A still from "Godzilla Minus One".
CNN  — 

For those of us who want a little more Godzilla with our giant monster fare than, say, “Monarch: Legacy of Monsters,” look no further than the fresh and fierce Japanese import “Godzilla Minus One,” which is a return to form for the city-stomping cultural icon.

The most refreshing aspect of this film is, ironically, its throwback quality. The opening of the movie takes place during the final days of World War II, and for viewers expecting a big jump forward to sleek current times – the way Legendary Entertainment’s entries in their Monsterverse have done both in the aforementioned Apple TV+ series as well as the big budget movies in recent year – it never comes, instead inching forward a year or two at most.

Story-wise, the proceedings are simple enough (another element that’s increasingly hard to come by in today’s ever-expanding and lofty franchises), introducing us to fleeing “failed” kamikaze pilot Koichi (Ryunosuke Kamiki) who comes face to face with a fledgling but still terrifying Godzilla on a Japanese island.

A still from "Godzilla Minus One".

When Koichi also fails to pull the trigger during his one chance to defeat the beast – thereby ensuring certain doom for the other soldiers on the island – he returns home downtrodden to the wartorn outskirts of Tokyo. Koichi learns his parents have perished, as has most everyone he knows, but soon he ends up saddled with a runaway woman (Minami Hamabe) and an orphaned baby.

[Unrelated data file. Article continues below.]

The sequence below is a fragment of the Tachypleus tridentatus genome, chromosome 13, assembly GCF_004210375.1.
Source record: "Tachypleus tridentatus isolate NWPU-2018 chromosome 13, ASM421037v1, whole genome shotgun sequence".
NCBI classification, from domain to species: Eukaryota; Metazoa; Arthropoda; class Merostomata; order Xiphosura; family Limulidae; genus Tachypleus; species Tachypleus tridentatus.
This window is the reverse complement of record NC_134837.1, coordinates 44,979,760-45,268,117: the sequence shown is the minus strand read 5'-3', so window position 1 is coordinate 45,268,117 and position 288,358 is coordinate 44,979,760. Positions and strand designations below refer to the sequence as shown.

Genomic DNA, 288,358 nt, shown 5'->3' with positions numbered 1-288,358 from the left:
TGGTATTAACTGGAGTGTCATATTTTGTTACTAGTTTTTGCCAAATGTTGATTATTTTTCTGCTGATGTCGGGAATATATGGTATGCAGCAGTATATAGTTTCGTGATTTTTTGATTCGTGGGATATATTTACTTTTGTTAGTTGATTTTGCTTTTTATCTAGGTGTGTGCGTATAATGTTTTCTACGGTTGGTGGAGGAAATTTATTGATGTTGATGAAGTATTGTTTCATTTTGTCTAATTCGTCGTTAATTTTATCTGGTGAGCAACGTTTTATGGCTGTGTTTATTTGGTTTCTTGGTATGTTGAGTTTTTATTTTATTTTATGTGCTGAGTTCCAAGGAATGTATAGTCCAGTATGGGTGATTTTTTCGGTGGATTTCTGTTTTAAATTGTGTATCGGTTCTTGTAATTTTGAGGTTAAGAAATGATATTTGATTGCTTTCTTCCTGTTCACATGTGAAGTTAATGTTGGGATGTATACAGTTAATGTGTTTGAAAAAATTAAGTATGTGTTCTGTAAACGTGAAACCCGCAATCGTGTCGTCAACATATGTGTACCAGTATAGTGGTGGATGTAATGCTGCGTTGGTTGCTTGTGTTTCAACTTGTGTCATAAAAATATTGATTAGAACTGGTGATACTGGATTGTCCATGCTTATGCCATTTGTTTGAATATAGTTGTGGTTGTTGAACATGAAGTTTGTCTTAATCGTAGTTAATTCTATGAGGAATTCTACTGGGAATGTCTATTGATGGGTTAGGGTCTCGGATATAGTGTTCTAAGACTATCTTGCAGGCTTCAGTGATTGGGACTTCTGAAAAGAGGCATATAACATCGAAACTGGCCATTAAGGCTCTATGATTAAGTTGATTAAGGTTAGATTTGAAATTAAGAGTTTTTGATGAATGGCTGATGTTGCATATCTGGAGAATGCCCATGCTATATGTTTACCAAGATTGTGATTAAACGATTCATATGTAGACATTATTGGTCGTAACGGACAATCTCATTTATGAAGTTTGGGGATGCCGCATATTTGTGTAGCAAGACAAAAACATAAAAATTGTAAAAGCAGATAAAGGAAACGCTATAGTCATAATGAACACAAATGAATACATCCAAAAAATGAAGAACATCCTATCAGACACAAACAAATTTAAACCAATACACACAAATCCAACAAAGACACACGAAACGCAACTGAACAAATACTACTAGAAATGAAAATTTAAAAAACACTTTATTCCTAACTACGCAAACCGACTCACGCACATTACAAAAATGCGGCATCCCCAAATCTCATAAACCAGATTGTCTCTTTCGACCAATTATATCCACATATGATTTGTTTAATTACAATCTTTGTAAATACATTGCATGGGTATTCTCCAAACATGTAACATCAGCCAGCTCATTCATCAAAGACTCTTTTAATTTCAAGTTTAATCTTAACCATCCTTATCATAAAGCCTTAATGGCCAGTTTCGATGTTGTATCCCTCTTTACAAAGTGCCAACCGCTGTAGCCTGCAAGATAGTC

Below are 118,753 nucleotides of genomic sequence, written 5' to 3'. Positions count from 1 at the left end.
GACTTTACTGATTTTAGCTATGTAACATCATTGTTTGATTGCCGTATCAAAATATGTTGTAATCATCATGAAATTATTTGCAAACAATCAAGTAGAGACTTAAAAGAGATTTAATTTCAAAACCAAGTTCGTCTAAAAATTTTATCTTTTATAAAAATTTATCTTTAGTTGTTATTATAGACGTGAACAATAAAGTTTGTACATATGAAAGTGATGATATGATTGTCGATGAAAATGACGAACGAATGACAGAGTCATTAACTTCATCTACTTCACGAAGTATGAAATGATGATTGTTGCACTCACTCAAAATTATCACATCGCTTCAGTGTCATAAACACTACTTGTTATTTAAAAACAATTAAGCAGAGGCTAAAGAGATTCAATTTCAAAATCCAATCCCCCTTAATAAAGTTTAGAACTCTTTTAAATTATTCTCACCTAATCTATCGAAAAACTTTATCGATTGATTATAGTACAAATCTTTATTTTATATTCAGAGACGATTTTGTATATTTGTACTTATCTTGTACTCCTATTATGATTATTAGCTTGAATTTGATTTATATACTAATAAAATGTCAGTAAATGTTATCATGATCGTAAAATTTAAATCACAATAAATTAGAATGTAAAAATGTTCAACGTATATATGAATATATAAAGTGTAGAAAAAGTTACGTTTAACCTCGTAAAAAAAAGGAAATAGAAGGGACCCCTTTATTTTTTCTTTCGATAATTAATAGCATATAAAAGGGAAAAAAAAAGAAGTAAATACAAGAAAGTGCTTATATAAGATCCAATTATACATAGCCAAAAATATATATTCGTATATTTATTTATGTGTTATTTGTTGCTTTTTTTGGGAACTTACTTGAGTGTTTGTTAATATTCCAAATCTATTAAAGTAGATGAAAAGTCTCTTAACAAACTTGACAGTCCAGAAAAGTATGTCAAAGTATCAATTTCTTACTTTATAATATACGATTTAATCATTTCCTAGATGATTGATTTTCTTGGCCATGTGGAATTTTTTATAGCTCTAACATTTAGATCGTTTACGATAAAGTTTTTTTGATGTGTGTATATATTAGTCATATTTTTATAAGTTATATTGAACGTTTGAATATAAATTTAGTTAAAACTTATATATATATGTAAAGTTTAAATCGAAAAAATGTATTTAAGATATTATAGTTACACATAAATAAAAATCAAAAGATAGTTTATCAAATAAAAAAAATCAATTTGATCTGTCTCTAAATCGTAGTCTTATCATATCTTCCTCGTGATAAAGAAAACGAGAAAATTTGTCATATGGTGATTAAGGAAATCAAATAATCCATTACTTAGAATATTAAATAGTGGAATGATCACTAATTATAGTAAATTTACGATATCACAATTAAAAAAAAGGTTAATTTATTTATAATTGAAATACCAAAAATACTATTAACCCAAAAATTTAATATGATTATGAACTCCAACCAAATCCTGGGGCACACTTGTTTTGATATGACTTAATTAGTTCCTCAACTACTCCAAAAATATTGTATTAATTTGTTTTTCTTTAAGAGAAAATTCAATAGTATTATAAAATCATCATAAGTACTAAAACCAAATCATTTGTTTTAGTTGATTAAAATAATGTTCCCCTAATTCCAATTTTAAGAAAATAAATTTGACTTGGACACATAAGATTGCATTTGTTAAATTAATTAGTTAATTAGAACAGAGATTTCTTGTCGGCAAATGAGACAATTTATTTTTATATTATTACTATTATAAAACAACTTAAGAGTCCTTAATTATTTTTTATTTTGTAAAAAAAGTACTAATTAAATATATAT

It’s here that the movie takes a somewhat surprising turn, not shying away from a gritty exploration of the immediate aftereffects of the war in Japan, in a more literal sense than the expected metaphorical symbol of Godzilla as punishment for man’s decision to drop the atom bomb. With everyone in the throes of postwar struggle, which is then multiplied exponentially by a giant radioactive dino-lizard wreaking havoc, the almost kabuki-style melodramatic acting feels somewhat appropriate, calling to mind some of the classic Toho Co. Godzilla films from the 1950s.

Another throwback element that surprisingly works is Godzilla (or in Japanese, Gojira) himself. When the monster does finally resurface as a full-size menace, the result is a curious combination of impressive 2023-grade effects showing sweeping destruction, mixed with the ungainly, small-headed, somewhat lumpy-looking title character, who moves around slowly and still almost looks like a guy in a suit (to the movie’s credit, it’s clear that it utilizes a melange of CGI as well as increasingly rare but always appreciated practical effects). But rather than take you out of the spectacle, this homage to Godzilla’s old-school, nostalgic source only adds to the roar of it all.